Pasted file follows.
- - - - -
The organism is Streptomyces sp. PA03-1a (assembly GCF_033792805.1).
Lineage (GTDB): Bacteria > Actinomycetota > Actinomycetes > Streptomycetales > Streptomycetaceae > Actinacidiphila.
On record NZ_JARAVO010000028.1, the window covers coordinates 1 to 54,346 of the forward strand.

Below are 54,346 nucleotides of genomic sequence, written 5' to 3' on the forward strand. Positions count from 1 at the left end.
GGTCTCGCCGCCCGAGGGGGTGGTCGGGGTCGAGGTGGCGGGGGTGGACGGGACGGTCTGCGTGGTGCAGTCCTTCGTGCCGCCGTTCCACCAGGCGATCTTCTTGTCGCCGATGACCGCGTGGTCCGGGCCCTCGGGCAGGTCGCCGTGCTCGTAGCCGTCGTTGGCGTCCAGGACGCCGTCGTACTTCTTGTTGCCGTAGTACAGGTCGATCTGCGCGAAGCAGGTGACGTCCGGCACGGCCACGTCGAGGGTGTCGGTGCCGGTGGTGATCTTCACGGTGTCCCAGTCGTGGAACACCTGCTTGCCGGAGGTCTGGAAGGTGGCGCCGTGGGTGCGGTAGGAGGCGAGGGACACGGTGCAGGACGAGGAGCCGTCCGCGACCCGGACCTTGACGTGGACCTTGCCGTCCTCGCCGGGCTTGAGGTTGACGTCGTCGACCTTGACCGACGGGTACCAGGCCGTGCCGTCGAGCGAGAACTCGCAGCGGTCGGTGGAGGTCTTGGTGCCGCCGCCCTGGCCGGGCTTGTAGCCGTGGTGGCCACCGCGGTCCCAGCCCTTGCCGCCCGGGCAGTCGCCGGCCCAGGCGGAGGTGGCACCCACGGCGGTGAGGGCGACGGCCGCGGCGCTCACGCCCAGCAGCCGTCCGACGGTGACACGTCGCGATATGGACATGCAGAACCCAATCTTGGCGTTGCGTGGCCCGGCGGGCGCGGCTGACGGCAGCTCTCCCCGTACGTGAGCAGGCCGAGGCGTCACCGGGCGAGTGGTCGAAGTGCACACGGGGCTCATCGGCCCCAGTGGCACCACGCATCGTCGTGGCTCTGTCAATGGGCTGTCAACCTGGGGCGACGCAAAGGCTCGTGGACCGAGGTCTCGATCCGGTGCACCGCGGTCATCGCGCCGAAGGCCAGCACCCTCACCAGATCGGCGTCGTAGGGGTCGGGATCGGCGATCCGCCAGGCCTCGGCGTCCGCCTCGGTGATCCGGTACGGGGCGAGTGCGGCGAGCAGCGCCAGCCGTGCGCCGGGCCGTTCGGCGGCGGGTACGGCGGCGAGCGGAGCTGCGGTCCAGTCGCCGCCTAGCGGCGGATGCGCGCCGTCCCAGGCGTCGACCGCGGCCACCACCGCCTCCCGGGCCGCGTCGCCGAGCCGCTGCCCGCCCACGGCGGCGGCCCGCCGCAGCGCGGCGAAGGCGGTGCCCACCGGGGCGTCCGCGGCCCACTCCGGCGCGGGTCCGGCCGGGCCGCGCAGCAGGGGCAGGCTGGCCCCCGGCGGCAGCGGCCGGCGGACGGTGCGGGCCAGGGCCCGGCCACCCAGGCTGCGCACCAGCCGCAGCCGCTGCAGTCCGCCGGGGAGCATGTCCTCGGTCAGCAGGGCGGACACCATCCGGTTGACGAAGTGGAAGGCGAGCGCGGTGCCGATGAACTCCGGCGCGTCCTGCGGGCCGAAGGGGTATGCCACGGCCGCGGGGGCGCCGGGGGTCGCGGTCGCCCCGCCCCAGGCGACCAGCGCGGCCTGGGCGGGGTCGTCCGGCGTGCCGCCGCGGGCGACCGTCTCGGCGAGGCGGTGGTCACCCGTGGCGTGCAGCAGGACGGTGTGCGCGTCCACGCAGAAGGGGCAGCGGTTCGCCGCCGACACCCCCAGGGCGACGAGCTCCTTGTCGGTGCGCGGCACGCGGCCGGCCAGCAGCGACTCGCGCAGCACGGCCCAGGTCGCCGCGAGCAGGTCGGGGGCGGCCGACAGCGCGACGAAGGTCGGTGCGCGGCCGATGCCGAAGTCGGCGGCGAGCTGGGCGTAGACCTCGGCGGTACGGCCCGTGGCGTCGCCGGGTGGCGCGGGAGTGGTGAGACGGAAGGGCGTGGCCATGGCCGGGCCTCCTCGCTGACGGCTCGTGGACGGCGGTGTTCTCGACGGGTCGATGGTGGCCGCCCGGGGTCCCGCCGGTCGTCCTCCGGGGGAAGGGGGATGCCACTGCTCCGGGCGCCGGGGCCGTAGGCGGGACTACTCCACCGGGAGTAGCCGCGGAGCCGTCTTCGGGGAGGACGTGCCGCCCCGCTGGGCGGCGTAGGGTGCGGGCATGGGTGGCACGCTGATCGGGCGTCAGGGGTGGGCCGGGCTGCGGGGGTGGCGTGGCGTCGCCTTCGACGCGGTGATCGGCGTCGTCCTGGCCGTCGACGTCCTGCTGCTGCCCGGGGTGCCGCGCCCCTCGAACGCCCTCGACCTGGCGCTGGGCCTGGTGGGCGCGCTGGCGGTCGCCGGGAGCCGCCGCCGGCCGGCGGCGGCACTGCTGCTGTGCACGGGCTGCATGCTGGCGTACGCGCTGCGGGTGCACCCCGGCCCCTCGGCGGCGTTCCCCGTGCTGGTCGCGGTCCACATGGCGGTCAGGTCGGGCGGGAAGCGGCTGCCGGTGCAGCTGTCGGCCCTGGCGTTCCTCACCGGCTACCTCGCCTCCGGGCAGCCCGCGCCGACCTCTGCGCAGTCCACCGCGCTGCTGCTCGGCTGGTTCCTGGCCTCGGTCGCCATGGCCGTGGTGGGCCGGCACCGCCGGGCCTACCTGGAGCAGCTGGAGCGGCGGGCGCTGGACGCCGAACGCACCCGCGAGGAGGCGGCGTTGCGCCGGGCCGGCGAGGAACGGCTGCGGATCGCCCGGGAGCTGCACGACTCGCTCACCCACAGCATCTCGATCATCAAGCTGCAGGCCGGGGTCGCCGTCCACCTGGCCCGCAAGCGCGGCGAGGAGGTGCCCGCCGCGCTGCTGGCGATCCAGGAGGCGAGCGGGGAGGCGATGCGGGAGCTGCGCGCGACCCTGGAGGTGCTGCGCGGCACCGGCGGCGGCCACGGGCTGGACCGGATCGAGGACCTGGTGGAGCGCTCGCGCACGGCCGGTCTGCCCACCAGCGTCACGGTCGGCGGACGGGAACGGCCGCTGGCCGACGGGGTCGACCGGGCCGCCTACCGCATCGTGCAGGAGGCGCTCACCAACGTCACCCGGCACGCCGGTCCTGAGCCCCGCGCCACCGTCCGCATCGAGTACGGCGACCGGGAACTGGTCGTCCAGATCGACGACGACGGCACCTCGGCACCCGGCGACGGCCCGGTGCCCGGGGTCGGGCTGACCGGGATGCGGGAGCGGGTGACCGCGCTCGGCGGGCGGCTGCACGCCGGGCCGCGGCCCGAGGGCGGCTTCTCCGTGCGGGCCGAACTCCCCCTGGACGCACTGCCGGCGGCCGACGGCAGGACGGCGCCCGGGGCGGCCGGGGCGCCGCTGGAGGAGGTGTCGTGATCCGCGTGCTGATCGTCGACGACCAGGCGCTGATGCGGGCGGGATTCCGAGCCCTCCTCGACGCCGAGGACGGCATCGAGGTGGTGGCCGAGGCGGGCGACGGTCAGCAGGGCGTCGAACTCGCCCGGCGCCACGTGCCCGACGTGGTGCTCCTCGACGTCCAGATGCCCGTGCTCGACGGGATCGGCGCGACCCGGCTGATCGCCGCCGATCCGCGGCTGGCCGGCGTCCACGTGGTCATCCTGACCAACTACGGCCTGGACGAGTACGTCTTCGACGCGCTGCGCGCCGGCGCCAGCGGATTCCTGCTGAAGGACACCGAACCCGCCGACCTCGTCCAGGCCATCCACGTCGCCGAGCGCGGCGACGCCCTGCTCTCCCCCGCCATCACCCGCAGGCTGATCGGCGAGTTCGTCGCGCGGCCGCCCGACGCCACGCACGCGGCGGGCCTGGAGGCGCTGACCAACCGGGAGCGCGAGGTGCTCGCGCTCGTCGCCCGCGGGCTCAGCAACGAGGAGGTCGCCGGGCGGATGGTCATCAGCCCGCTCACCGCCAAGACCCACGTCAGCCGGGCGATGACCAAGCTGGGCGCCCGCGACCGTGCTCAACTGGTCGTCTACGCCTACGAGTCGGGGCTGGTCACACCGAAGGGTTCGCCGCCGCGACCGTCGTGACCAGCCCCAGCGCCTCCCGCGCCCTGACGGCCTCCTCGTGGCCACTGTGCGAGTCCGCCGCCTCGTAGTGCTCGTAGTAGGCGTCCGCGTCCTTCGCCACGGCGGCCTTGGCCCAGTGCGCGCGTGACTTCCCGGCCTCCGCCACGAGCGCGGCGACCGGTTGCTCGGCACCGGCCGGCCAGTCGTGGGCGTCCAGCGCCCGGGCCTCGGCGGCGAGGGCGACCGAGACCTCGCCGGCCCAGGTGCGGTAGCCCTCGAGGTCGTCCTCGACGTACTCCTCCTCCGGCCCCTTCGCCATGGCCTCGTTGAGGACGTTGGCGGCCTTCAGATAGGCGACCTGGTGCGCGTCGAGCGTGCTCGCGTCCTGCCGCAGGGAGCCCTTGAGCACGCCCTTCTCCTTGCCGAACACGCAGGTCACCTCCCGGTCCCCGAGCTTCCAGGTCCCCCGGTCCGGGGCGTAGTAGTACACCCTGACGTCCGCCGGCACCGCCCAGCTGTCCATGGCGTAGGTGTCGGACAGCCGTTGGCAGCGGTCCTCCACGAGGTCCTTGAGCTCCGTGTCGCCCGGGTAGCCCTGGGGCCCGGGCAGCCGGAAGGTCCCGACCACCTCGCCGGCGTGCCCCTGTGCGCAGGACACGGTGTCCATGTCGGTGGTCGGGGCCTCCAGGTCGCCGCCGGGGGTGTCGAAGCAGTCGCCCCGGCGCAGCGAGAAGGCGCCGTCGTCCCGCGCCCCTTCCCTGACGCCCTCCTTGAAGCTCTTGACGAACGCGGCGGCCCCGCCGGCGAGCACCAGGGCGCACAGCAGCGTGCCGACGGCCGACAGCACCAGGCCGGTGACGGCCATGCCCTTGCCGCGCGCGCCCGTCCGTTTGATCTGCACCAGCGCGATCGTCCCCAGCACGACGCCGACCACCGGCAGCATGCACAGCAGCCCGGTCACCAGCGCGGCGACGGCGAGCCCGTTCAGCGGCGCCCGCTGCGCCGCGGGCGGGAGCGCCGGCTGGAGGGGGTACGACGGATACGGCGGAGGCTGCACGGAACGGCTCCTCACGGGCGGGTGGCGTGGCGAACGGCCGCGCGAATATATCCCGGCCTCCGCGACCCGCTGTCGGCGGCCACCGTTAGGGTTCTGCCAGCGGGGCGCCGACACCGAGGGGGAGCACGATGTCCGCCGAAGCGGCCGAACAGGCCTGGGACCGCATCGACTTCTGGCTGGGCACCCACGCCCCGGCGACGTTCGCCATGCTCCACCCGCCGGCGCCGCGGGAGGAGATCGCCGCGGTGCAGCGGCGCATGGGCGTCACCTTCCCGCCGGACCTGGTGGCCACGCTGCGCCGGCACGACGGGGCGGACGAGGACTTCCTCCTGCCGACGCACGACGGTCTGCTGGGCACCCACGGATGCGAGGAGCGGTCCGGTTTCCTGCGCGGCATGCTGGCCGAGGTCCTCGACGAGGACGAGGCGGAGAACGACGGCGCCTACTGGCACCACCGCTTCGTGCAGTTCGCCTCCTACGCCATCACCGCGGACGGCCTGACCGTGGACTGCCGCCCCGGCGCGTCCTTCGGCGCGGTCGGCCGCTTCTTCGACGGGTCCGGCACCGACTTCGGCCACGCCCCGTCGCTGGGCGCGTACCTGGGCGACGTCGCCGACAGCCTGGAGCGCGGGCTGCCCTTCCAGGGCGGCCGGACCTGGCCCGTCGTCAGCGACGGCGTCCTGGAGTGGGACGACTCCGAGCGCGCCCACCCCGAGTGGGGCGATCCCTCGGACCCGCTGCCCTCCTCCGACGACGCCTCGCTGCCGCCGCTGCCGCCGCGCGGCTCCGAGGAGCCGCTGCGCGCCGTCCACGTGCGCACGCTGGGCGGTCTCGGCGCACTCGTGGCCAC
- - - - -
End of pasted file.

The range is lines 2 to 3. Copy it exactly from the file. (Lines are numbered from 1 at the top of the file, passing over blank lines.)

Lineage (GTDB): Bacteria > Actinomycetota > Actinomycetes > Streptomycetales > Streptomycetaceae > Actinacidiphila.
On record NZ_JARAVO010000028.1, the window covers coordinates 1 to 54,346 of the forward strand.